Peripheral Nerve Blocks: A Color Atlas, 3rd Edition

30. Continuous Interpleural Block

Bruce Ben-David

Patient Position: Lateral decubitus with the arm dangling anteriorly and cephalad so as to rotate the scapula forward and expose the posterolateral chest wall.

Indications: Postoperative analgesia following mastectomy, nephrectomy, and cholecystectomy. Analgesia for rib fractures, pancreatitis, neuralgia, and invasive tumor of the chest wall, flank, and retroperitoneum.

Needle Size and Catheter: 18-gauge epidural needle and 20- or 21-gauge catheter.

Volume and Infusion Rate: Initial bolus of 20 to 30 mL 1% lidocaine followed by continuous infusion of 6 to 8 mL/hour 1% lidocaine.

Anatomic Landmarks: The seventh or eighth intercostal space, the scapula, and the posterior axillary line (Fig. 30-1A).

Approach and Technique: The site of needle insertion is at the seventh or eighth intercostal space at the level of the tip of the scapula and the cephalad border of the rib in a vertical direction perpendicular to the chest wall. Once inserted to a depth of 1 cm into the intercostal muscles, a syringe (with its plunger removed) is attached to the needle. The open syringe barrel is filled with saline. The needle is then slowly advanced while observing for both a “clicking” sensation and a downward movement (the “falling column”) of the saline as it is drawn into the chest by the negative pleural pressure. The syringe is removed (Fig. 30-1B) and the epidural catheter threaded 6 to 10 cm into the interpleural space. The Tuohy needle is removed, and the catheter is secured with 12 mm × 100 mm Steri-Strip (3M, St. Paul, MN) and covered with a transparent dressing (Fig. 30-1C).

Tips

1.   An alternative site is 8 to 10 cm lateral from the posterior midline.

2.   Interpleural blockade routinely causes pneumothorax due to the entrance of air through the needle. This is typically of small degree (<10%) and asymptomatic. The risk of lung injury is reduced by the use of proper technique and by avoiding percutaneous placement in patients with pulmonary bullae or those likely to have pleural adhesions. Proper technique includes (a) the use of a visual end point such as the “falling column” technique as opposed to a “loss-of-resistance” technique, and (b) placement during spontaneous ventilation as opposed to controlled ventilation or apnea.

Figure 30-1. A: Anatomic landmarks. B: The syringe is removed and the epidural catheter threaded 6 to 10 cm into the interpleural space. C: The Tuohy needle is removed, and the catheter is secured and covered with a transparent dressing.

3.   As a result of drug sequestration, uneven distribution, and drug loss through chest tubes, interpleural block has not proven particularly useful after thoracotomy. However, satisfactory blockade can, at times, be achieved in the presence of a chest tube (e.g., rib fractures) by clamping the chest tube for 30 minutes following intermittent bolus of local anesthetic.

4.   Placement at too low an intercostal space can lead to intraperitoneal placement of the needle and catheter.

5.   The catheter should thread freely without resistance, which may indicate improper placement, lung penetration, or the presence of pleural adhesions.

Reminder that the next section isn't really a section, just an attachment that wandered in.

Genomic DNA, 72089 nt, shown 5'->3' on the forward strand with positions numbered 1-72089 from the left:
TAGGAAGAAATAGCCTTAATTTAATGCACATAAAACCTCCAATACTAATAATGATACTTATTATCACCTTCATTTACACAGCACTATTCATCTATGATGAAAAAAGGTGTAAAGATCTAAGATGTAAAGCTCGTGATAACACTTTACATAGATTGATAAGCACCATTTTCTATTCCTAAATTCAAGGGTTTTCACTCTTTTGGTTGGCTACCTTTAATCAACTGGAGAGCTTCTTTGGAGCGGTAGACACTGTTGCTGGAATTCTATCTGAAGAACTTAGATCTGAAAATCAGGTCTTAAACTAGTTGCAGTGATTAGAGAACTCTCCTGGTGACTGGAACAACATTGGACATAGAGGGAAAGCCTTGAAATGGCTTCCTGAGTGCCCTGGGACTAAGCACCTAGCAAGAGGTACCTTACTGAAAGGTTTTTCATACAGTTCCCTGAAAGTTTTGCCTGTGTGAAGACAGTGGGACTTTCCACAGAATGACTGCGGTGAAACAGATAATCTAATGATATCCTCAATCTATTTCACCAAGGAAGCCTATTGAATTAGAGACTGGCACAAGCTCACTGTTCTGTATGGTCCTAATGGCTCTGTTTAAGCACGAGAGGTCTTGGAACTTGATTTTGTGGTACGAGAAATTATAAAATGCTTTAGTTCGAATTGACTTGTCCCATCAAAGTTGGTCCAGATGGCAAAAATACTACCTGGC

6.   Epinephrine should be added to any bolus to reduce peak systemic levels of local anesthetic.

7.   Patient positioning will determine where the local anesthetic pools are, where it traverses the parietal pleura, and which nerves are affected. Lateral position (blocked side up) will promote blockade of the sympathetic chain while a supine or lateral position (blocked side down) will promote blockade of the intercostal nerves. A Trendelenburg position will promote upper thoracic and cervical sympathetic blockade (producing Horner syndrome) and even, at times, blockade of inferior roots of the ipsilateral brachial plexus.

8.   Interpleural block is most useful when combined with multimodal analgesic therapies which may include nonsteroidal antiinflammatory drugs (NSAIDs) or a COX-2 inhibitor (celecoxib), NMDA blockade, alpha-2 agonists, A-2 delta calcium channel blockade (pregabalin), and opiates.

9.   To minimize risk of systemic toxicity from the rapid reabsorption of local anesthetic solution in the interpleural space, lidocaine may be the preferred local anesthetic for infusion. While this author has typically used a 1% solution, a lower concentration may prove adequate.

10.       Interpleural block will not usually provide the degree of neural blockade seen with thoracic paravertebral block (TPVB), but its simplicity is especially useful in certain patients, for example, the ventilated ICU patient with multiple rib fractures who is receiving low molecular weight heparin anticoagulation.

Suggested Readings

Ben-David B, Lee E. The falling column: a new technique for interpleural catheter placement. Anesth Analg 1990;71:212.

Laurito CE, Kirz LI, VadeBoncouer TR, et al. Continuous infusion of interpleural bupivacaine maintains effective analgesia after cholecystectomy. Anesth Analg 1991;72:516–521.

Myers DP, Lema MJ, de Leon-Casasola OA, et al. Interpleural analgesia for the treatment of severe cancer pain in terminally ill patients. J Pain Symptom Management 1993;8:505–510.

Reiestad F, Strømskag KE. Interpleural catheter in the management of postoperative pain: a preliminary report. Reg Anesth 1986;11:89–91.

Strømskag KE, Minor B, Steen PA. Side effects and complications related to interpleural analgesia: an update. Acta Anaesthesiol Scand 1990;34:473–477.

van Kleef JW, Logeman EA, Burm AG, et al. Continuous interpleural infusion of bupivacaine for postoperative analgesia after surgery with flank incisions: a double-blind comparison of 0.25% and 0.5% solutions. Anesth Analg 1992;75:268–274.

Editors: Chelly, Jacques E.